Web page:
3D Printed Robotic Fish Which Can Collect Microplastics
A student has designed a robotic 3D printed fish which can collect microplastics as it ‘swims’. Eleanor Mackintosh, student at the University of Surrey, designed the creation as part of a competition led by robotics researchers at the University. The team offered the opportunity for the winning entry to be turned into a working prototype- which has now been realised in the form of ‘Gillbert’!
In terms of the competition, Dr Robert Siddall, Lecturer at the University of Surrey, described it as a ‘novel piece of science communication’ which benefits from the ‘intuitive sense of animal and plant behavior’ which many people have. From Eleanor’s initial idea came the creation of a salmon-sized fish with mesh-covered gills with which ‘Gillbert’ can suck up microplastics from water and hold within its body. The student’s motivation for this design stemmed from concern over marine and freshwater pollution; she sought a way to reduce this through robotic design. Water pollution in the UK is a serious concern; England has one of the worst water qualities in Europe, with just 14 per cent of rivers in “good” ecological condition. This can cause serious harm to wildlife as well as posing a threat to people using water bodies in the country.
Dr Siddall explained: “We don’t know where the vast majority of plastic dumped into our waterways ends up. We hope that this robo-fish and its future descendants are the first steps in the right direction to helping us to find and, eventually, control this plastic pollution problem.”
The design for the robotic fish used open-source files, which are freely available to download for anyone. To produce the parts, the team used an FDM printer, the Prusa Mini+, with a 0.4mm nozzle. The choice to use a low-cost printer and accessible files was deliberate, in order to make the fish reproducible by others. To produce the microplastic-trapping gills, they printed gill plates and periodically paused printing in order to add nylon mesh in between the layers. Once the fish was complete, they tested it in water sources and found it to be successful in trapping microplastics. The researchers pointed out, however, that the fish currently has no way of testing the microplastics; automation of this process would be necessary for it to be a useful tool for ocean sampling. Their idea for performing these tests is a docking station which would contain a sampling chamber and would clean the fish chamber out for further microplastic collection.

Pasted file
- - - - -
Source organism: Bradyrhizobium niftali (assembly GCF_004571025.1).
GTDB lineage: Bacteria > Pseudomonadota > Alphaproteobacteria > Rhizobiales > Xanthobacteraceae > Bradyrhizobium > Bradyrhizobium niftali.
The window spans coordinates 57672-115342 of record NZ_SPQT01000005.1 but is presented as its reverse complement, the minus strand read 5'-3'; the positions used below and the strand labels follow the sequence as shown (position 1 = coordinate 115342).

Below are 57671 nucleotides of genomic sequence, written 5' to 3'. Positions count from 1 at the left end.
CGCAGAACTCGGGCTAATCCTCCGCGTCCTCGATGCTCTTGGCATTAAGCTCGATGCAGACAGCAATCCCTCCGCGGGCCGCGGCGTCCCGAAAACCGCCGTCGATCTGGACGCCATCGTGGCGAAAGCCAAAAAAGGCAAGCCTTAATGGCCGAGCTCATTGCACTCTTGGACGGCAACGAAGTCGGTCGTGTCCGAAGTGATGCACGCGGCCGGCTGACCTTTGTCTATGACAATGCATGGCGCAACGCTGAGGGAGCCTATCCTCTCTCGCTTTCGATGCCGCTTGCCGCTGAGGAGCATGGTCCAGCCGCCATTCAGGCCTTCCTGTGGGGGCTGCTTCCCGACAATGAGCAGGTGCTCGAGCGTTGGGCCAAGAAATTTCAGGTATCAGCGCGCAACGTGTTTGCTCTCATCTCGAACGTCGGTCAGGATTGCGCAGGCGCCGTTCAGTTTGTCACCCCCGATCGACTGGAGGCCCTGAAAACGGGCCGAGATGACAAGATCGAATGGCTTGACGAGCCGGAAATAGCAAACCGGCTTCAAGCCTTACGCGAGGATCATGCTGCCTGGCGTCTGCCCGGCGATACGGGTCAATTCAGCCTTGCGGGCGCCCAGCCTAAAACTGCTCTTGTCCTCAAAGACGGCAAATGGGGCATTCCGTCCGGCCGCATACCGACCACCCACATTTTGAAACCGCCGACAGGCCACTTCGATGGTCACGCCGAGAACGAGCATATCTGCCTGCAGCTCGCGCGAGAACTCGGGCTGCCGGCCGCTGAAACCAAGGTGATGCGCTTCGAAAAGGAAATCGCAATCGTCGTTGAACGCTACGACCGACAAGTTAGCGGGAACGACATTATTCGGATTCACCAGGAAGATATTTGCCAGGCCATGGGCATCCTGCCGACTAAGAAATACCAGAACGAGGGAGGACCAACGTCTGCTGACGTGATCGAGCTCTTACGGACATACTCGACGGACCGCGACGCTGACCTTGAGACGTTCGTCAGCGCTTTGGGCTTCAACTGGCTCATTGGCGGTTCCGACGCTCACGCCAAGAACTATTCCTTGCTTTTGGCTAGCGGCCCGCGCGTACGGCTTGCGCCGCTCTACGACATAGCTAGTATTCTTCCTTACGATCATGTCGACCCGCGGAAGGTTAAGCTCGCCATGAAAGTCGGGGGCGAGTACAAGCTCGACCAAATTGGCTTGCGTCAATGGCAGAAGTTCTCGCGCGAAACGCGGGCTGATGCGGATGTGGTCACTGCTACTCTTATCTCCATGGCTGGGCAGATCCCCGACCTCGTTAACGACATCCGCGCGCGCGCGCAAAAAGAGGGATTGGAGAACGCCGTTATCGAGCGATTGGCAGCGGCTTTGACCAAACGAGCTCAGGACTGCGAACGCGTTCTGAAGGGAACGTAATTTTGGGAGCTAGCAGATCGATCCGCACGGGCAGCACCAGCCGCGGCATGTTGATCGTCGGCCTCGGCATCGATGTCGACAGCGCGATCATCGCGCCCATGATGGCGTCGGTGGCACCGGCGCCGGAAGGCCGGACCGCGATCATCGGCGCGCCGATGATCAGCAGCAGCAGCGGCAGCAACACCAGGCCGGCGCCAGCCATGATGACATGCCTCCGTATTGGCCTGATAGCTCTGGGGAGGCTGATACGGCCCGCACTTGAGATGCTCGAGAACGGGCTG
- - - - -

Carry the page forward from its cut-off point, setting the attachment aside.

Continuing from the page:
This is not the first robotic creation which has been used for additive manufacturing. Indeed, robotic arms play a key role in 3D printing as they can combat limitations of gantry methods. If this interests you, you can check out our listing of some of the most exciting solutions on the market. If you want to learn more about the project, you can find a complete write-up HERE on the University of Surrey’s website. If the technical side is of particular interest, HERE is the scientific report.
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*All content credit: Rob Siddall